Anyone been to bar boulud?
curious to hear the initial reviews...
I haven't been yet, but someone I know and whose opinion I totally trust told me he was there during "friends and family," and the charcuterie is fabulous.
Went there last night. Beautiful space. The downstairs is only for private parties, so I did not get a look at it. The problem is that there is no waiting area. The bar area is for diners, so people are just lingering by the front door. The menu is surprisingly very well-priced. Had the grand-mere pate which was fabulous. Also had the steak frites. The steak was served luke-warm, but the frites were amazing. The worst part of the restaurant was the service. Took way too long in between courses. But overall, nice spot especially for the area. But I definitely won't be running back so fast...
was there last week. the decor is bright and modern. loved the light shade of wood they used for the tables and bar. the vibe is sleek, casual, yet classy and expensive but the menu was very fairly priced. most of the charcuterie fell in the low teens and the appetizers under $20. entrees hovered around mid $20's and everything was under $30.
as for the food... that was the best part. the charcruterie was amazing. pate grandmere was my favorite as well as the boudin blanc. everything we had was excellent and nothing i've had before could compare. the skate was the big winner in the entree section. cooked perfectly with sauteed spinach and wild mushrooms.
the service was pretty good for a restaurant that's been open only a week. all the staff were friendly but you can tell they were new. not as smooth as daniel or db bistro even but still trying very hard to please and that's all you can ask for at.
i think this place is a winner. i'll go back as often as i can to try the rest of the items on the menu. i highly recommend it. the last time i raved about a new restaurant this much was momofuku ssam bar as soon as they started doing the late-night menu...
Daniel Boulud's new dinning spot opened the first full week in January. Located directly across the street from Lincoln Center, the location alone means it is and will be a popular place, particularly considering the lack of fine dinning competition in the neighborhood.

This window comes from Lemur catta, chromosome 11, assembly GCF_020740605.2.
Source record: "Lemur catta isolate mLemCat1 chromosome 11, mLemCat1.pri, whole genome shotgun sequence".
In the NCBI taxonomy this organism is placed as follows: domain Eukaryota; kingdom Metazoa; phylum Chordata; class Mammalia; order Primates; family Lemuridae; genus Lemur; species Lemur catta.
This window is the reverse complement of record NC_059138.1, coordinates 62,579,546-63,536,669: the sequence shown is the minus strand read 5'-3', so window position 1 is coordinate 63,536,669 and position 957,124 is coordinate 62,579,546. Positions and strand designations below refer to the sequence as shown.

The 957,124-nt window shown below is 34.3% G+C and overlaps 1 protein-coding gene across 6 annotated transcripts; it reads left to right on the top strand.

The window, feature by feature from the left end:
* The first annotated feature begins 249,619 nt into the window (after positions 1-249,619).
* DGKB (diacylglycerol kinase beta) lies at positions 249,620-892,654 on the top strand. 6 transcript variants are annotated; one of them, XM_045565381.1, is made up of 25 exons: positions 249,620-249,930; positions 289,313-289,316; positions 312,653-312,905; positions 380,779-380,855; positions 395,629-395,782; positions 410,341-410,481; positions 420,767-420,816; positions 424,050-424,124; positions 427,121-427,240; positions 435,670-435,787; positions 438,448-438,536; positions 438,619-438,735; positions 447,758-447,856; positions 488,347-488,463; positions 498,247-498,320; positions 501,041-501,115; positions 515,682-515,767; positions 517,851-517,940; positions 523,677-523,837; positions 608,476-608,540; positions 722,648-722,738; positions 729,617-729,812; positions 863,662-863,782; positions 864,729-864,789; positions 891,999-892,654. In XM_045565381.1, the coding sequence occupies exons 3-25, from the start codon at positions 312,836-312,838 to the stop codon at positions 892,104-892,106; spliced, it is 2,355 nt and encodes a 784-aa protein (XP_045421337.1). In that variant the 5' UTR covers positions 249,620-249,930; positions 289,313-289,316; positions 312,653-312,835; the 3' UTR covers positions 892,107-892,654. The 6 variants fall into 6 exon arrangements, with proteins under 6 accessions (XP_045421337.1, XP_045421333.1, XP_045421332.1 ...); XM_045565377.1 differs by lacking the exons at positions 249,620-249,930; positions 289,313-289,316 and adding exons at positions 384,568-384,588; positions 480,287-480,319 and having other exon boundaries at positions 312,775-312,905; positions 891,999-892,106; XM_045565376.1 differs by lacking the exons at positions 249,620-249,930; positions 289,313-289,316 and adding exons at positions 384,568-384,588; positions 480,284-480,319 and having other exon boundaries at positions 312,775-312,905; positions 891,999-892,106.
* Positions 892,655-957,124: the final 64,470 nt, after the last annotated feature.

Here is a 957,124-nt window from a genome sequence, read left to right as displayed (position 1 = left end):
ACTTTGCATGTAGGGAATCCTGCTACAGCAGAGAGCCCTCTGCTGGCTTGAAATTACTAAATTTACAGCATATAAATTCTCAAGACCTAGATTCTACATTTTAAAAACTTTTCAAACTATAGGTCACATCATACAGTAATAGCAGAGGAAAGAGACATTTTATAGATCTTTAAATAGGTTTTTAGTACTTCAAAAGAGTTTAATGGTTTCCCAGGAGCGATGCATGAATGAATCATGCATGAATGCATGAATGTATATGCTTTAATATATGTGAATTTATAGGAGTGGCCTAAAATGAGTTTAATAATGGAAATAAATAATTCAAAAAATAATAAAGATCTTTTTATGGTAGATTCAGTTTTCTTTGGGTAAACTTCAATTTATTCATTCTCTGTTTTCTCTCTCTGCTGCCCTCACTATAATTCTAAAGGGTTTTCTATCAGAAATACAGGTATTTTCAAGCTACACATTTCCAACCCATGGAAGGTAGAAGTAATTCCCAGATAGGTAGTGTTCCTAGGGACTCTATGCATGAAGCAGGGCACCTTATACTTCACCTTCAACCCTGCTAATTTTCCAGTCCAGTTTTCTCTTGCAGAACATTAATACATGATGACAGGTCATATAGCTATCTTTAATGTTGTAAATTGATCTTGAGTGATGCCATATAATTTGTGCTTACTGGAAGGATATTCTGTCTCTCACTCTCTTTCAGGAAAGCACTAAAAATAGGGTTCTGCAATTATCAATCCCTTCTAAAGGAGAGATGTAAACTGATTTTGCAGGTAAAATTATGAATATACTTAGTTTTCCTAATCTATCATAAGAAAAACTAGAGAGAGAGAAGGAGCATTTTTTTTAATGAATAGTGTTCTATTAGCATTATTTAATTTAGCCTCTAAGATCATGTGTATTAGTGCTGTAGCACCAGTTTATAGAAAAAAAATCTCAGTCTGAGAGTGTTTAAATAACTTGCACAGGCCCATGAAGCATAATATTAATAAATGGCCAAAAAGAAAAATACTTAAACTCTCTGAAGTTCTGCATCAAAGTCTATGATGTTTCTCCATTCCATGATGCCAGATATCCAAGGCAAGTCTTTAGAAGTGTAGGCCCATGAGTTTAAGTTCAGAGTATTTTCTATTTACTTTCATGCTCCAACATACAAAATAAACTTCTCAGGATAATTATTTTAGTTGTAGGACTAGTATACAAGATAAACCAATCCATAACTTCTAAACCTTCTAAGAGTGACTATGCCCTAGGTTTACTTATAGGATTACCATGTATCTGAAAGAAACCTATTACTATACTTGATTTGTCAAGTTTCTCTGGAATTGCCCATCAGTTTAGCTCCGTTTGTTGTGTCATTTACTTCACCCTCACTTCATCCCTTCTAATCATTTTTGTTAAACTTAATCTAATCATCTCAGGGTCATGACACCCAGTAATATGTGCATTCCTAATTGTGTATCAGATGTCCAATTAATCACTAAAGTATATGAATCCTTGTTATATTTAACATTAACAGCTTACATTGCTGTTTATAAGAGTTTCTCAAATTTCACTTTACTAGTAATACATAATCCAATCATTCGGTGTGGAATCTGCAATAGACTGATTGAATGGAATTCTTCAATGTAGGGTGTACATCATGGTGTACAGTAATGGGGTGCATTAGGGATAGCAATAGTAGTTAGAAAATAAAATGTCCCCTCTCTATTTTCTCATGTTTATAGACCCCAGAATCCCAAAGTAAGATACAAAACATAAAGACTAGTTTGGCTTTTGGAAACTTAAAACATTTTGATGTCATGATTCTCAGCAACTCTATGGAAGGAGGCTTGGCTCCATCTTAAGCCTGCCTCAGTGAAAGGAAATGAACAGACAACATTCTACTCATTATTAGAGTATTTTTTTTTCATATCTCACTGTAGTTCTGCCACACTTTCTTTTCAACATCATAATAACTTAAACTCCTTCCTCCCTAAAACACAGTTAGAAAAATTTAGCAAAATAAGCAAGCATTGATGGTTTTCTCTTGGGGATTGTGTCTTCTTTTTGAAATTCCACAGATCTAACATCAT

This cafe/bistro is in fact not a bar. Currently the front desk will not permit guests to congregate around the so called bar - a strange edict if there ever was one. With the place overflowing with people wanting to taste Daniel's Lyon-style menu, the entrance area including the front seating area has become as crowded as a subway platform at 5:30 pm. And without a drink in hand the waiting crowd became unruly rather rapidly. Clearly the front desk (while quite professional) is currently overwhelmed and quite frazzled. They need to find a quick fix, or it will fix itself as people tire of this inadequate arrangement.
Part of the current problem appears to be overbooking, waiters struggling with getting checks to customers and credit card receipts back to customers, and the slow clearing and re-setting of tables. Undoubtedly an opening week problem that is hopefully to improve.
The menu does not disappoint in providing a rather long list of traditional French cafe/bistro fare with a heavy Lyon regional focus. Prices are rather high for what is generally considered simple food and even with the Euro at 1.50 to the US Dollar, one could probably eat the same meal for less in France.
The food itself is fine - nothing spectacular as one has come to expect at Daniel's dinning places. Nothing is really off, but then again nothing seemed to blow us away. The list of pates is interesting and the pates are quite well made. The classic escargots are fine, but nothing out of the ordinary. The "coq a vin" was also acceptable, but we have had better. The "boudin blanc" - a real test of the French Bistro- was moist and tasty, but the singular sausage on a large plate with minimal accompaniments looked lonesome and quite inadequate as a $27 main course.